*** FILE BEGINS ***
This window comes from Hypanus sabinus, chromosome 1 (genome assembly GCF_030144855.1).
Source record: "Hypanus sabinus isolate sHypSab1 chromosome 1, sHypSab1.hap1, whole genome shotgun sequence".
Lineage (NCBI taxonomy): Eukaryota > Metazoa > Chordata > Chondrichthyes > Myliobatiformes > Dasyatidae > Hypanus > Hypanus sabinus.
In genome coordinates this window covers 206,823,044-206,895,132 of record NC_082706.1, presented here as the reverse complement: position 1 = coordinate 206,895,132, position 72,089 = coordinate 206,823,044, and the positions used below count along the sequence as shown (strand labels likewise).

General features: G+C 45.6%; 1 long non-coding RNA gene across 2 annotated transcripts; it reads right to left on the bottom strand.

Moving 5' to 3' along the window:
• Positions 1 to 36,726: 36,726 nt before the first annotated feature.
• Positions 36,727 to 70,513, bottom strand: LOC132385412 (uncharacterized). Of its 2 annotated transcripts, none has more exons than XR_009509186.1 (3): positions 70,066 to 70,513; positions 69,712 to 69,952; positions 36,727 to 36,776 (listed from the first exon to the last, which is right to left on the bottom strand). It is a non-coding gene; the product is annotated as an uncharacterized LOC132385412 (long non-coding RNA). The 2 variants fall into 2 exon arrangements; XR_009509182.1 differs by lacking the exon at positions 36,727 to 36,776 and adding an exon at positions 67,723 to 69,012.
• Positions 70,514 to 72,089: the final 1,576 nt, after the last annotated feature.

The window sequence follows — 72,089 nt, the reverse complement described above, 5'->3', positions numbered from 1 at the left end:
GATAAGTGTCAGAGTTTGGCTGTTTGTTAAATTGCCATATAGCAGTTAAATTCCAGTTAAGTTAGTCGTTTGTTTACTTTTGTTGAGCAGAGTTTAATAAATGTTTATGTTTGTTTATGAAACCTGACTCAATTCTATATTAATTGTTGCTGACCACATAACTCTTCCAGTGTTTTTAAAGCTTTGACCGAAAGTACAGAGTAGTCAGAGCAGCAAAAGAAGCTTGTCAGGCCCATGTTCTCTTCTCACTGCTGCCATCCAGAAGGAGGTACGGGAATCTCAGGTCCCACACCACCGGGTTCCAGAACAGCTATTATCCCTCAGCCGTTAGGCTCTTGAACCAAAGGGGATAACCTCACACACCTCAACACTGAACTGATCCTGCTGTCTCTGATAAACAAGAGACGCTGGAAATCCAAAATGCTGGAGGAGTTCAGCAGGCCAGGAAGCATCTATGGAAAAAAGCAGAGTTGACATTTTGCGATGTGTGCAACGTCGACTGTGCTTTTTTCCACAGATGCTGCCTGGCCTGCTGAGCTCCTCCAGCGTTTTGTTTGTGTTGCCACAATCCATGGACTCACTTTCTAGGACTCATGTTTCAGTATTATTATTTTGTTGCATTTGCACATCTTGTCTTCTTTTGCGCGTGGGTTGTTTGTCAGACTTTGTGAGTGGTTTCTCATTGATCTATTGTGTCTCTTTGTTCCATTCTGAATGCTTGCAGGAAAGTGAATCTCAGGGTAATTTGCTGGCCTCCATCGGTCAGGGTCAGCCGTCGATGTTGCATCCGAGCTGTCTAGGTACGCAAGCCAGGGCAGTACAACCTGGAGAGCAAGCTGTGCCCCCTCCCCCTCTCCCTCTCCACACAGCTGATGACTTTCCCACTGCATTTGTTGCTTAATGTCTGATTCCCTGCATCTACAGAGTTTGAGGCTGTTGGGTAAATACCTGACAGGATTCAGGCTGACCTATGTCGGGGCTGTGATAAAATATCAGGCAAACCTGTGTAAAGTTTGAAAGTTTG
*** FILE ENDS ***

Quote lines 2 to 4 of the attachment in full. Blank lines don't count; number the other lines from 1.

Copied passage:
Source record: "Hypanus sabinus isolate sHypSab1 chromosome 1, sHypSab1.hap1, whole genome shotgun sequence".
Lineage (NCBI taxonomy): Eukaryota > Metazoa > Chordata > Chondrichthyes > Myliobatiformes > Dasyatidae > Hypanus > Hypanus sabinus.
In genome coordinates this window covers 206,823,044-206,895,132 of record NC_082706.1, presented here as the reverse complement: position 1 = coordinate 206,895,132, position 72,089 = coordinate 206,823,044, and the positions used below count along the sequence as shown (strand labels likewise).